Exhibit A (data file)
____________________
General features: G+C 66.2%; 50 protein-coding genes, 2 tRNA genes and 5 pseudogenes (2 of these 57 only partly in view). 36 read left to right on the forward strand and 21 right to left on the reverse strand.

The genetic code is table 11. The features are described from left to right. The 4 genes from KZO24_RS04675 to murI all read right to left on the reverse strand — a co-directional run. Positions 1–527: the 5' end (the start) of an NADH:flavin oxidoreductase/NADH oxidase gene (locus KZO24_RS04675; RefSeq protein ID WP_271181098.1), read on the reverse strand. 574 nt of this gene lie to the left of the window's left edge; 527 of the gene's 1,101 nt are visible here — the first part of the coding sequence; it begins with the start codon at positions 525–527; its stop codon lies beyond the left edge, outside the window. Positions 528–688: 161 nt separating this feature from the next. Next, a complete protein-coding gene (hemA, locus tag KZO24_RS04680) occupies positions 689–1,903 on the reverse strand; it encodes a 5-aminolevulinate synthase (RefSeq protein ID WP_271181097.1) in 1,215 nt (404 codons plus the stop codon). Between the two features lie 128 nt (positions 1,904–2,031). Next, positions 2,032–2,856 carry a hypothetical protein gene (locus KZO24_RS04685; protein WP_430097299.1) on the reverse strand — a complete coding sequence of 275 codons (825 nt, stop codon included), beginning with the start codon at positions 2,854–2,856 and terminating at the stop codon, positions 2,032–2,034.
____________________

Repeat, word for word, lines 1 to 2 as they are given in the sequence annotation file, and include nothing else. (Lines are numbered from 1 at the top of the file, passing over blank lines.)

General features: G+C 66.2%; 50 protein-coding genes, 2 tRNA genes and 5 pseudogenes (2 of these 57 only partly in view). 36 read left to right on the forward strand and 21 right to left on the reverse strand.

The genetic code is table 11. The features are described from left to right. The 4 genes from KZO24_RS04675 to murI all read right to left on the reverse strand — a co-directional run. Positions 1–527: the 5' end (the start) of an NADH:flavin oxidoreductase/NADH oxidase gene (locus KZO24_RS04675; RefSeq protein ID WP_271181098.1), read on the reverse strand. 574 nt of this gene lie to the left of the window's left edge; 527 of the gene's 1,101 nt are visible here — the first part of the coding sequence; it begins with the start codon at positions 525–527; its stop codon lies beyond the left edge, outside the window. Positions 528–688: 161 nt separating this feature from the next. Next, a complete protein-coding gene (hemA, locus tag KZO24_RS04680) occupies positions 689–1,903 on the reverse strand; it encodes a 5-aminolevulinate synthase (RefSeq protein ID WP_271181097.1) in 1,215 nt (404 codons plus the stop codon). Between the two features lie 128 nt (positions 1,904–2,031). Next, positions 2,032–2,856 carry a hypothetical protein gene (locus KZO24_RS04685; protein WP_430097299.1) on the reverse strand — a complete coding sequence of 275 codons (825 nt, stop codon included), beginning with the start codon at positions 2,854–2,856 and terminating at the stop codon, positions 2,032–2,034.